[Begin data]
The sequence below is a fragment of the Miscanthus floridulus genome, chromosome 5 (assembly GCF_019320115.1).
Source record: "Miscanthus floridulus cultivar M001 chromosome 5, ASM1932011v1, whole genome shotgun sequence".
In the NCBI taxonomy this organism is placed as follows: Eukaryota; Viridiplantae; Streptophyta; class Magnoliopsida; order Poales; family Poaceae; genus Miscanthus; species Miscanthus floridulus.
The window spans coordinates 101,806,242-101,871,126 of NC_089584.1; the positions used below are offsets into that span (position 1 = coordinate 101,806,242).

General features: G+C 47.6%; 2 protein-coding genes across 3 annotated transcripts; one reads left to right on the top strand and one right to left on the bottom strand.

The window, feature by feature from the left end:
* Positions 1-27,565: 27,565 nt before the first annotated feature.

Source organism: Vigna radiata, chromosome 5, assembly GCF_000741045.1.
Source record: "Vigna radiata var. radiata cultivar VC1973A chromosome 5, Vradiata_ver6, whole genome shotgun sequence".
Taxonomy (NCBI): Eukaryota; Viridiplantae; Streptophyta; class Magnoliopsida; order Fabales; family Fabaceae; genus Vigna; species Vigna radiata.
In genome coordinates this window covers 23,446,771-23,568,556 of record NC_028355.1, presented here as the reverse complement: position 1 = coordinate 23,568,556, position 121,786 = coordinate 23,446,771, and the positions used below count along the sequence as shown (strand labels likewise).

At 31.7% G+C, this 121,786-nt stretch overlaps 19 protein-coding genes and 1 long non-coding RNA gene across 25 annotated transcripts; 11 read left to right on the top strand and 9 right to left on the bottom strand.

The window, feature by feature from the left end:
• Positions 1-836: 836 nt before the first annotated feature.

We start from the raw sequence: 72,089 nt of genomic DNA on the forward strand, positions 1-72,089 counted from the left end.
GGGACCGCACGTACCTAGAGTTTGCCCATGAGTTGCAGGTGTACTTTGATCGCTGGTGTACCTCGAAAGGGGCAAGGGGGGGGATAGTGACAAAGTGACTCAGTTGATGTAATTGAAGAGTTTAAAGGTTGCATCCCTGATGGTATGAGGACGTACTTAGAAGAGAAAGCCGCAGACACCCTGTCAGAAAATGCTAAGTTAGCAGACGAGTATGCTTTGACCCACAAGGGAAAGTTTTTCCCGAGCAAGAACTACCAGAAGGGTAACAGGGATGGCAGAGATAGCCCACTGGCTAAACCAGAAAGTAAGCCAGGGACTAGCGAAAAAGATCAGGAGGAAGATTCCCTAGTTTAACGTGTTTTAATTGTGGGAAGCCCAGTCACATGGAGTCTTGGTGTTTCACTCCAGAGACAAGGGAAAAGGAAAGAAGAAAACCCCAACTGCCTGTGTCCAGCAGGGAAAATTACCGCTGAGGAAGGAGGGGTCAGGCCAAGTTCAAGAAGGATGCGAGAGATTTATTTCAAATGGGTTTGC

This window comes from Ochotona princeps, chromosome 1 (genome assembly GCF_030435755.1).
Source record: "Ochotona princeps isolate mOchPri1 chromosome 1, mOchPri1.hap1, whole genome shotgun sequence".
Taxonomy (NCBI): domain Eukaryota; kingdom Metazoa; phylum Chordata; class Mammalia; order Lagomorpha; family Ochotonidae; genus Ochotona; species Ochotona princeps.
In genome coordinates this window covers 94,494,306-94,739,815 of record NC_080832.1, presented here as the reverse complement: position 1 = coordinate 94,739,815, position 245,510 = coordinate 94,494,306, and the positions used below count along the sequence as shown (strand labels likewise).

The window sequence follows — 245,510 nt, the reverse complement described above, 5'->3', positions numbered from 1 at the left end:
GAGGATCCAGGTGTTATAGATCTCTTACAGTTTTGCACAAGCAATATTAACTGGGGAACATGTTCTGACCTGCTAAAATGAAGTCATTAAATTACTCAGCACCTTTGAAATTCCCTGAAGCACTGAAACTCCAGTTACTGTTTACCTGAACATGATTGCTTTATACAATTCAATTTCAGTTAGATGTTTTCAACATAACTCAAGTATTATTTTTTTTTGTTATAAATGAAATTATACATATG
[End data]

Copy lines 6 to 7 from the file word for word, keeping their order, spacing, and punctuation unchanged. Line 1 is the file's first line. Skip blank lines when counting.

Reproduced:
The window, feature by feature from the left end:
* Positions 1-27,565: 27,565 nt before the first annotated feature.